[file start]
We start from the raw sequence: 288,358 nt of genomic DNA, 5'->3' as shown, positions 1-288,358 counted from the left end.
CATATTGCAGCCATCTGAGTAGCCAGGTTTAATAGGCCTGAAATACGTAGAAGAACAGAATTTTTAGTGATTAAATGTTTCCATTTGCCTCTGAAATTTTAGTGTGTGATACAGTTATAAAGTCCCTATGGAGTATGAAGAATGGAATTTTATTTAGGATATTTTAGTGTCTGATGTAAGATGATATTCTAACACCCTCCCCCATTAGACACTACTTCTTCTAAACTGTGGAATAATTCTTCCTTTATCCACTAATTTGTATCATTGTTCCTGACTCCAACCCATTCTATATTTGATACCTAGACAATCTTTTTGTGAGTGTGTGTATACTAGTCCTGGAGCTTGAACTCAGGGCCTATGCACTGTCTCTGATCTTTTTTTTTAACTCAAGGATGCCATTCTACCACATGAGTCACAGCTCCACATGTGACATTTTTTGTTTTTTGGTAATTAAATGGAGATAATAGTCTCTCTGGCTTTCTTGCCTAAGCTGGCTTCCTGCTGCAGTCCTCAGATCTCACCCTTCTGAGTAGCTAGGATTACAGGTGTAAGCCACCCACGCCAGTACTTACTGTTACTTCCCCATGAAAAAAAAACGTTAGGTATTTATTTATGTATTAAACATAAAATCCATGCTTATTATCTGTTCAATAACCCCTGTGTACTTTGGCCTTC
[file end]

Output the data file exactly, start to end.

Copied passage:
We start from the raw sequence: 288,358 nt of genomic DNA, 5'->3' as shown, positions 1-288,358 counted from the left end.
CATATTGCAGCCATCTGAGTAGCCAGGTTTAATAGGCCTGAAATACGTAGAAGAACAGAATTTTTAGTGATTAAATGTTTCCATTTGCCTCTGAAATTTTAGTGTGTGATACAGTTATAAAGTCCCTATGGAGTATGAAGAATGGAATTTTATTTAGGATATTTTAGTGTCTGATGTAAGATGATATTCTAACACCCTCCCCCATTAGACACTACTTCTTCTAAACTGTGGAATAATTCTTCCTTTATCCACTAATTTGTATCATTGTTCCTGACTCCAACCCATTCTATATTTGATACCTAGACAATCTTTTTGTGAGTGTGTGTATACTAGTCCTGGAGCTTGAACTCAGGGCCTATGCACTGTCTCTGATCTTTTTTTTTAACTCAAGGATGCCATTCTACCACATGAGTCACAGCTCCACATGTGACATTTTTTGTTTTTTGGTAATTAAATGGAGATAATAGTCTCTCTGGCTTTCTTGCCTAAGCTGGCTTCCTGCTGCAGTCCTCAGATCTCACCCTTCTGAGTAGCTAGGATTACAGGTGTAAGCCACCCACGCCAGTACTTACTGTTACTTCCCCATGAAAAAAAAACGTTAGGTATTTATTTATGTATTAAACATAAAATCCATGCTTATTATCTGTTCAATAACCCCTGTGTACTTTGGCCTTC